As someone who still works with NT 4.0 servers in my professional life, I wasn’t thrilled when MS didn’t come up with a patch for an RPC vulnerability. On the other hand, I already have our NT 4.0 server behind a firewall with port 135 blocked, so it’s really not that big a deal. I probably wouldn’t have patched it anyway, since our setup removes the vulnerability through it’s design and I don’t have to rely on a MS patch for everything. (Not running a webserver eliminates most of the “danger” of running NT 4.0 right off the bat, as it would with any NOS.)
I also don’t really have to worry about whether MS eliminates support for NT 4.0, again, because the setup we have now works, and isn’t really in danger of being hacked because the only outside access to our network is through a firewalled T1 line that goes from our office to another office building of another company and sits behind all of their firewalls and proxies before it ever really comes in contact with the outside world through their ISP, which has another layer of security. You would have to breach their security to even find our network and then have to breach ours from within theirs to access anything. Believe me when I tell you though, there’s nothing on our network worth that much trouble. 🙂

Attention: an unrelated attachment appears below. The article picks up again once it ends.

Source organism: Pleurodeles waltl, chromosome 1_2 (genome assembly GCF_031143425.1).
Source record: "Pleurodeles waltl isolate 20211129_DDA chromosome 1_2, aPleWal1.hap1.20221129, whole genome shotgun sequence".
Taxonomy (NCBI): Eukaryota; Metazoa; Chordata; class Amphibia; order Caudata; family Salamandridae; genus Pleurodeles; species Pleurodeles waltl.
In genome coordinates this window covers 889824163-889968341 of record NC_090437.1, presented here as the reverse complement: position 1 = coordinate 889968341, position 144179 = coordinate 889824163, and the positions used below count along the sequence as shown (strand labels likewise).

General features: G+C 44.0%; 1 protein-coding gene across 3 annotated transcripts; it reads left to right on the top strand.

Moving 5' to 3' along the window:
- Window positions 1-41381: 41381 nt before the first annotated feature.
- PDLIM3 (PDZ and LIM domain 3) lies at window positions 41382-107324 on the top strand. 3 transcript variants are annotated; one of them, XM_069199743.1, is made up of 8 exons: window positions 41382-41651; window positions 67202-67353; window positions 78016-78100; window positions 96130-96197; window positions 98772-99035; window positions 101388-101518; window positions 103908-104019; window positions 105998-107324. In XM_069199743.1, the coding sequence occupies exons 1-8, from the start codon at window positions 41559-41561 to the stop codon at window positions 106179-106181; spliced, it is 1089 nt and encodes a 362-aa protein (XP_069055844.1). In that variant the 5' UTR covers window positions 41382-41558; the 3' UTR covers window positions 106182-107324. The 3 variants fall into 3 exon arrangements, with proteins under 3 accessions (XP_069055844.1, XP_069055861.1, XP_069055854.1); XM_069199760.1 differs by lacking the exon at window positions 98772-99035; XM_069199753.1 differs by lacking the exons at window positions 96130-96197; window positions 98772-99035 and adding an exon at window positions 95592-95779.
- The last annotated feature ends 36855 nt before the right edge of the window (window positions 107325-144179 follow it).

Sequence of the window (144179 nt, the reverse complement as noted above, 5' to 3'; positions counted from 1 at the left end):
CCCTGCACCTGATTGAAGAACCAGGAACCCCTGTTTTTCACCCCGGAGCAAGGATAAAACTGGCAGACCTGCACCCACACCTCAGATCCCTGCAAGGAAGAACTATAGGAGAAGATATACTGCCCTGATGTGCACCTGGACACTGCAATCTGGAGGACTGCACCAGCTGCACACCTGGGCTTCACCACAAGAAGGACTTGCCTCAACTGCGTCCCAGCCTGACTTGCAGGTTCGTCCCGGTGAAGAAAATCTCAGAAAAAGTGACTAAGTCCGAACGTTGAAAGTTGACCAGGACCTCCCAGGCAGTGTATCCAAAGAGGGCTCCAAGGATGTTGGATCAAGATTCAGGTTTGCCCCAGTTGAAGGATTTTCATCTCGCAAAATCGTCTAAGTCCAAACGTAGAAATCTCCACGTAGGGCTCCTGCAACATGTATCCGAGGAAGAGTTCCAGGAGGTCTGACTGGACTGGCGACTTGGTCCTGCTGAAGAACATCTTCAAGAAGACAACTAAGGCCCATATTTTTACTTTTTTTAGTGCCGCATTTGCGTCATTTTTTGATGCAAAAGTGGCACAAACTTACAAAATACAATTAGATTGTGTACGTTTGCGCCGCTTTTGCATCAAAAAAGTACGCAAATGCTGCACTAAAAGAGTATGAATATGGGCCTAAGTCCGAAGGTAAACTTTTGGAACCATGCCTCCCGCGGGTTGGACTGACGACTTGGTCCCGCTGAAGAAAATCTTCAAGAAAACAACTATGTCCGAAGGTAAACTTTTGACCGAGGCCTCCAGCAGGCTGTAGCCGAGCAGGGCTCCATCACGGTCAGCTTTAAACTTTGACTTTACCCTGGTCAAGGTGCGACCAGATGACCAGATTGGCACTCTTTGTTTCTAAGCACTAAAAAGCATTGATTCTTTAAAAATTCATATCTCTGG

Anyway, I don’t really need MS to continue supporting NT 4.0 until I replace the server hardware, or switch to running a webserver, in which case I would probably jump to 2000 anyway. (or 2003 depending on when this might happen) I think most small shops still running NT 4.0 probably will do the same, eventually. MS not patching this isn’t really a big deal to us, we’re used to “making do” with work-arounds.
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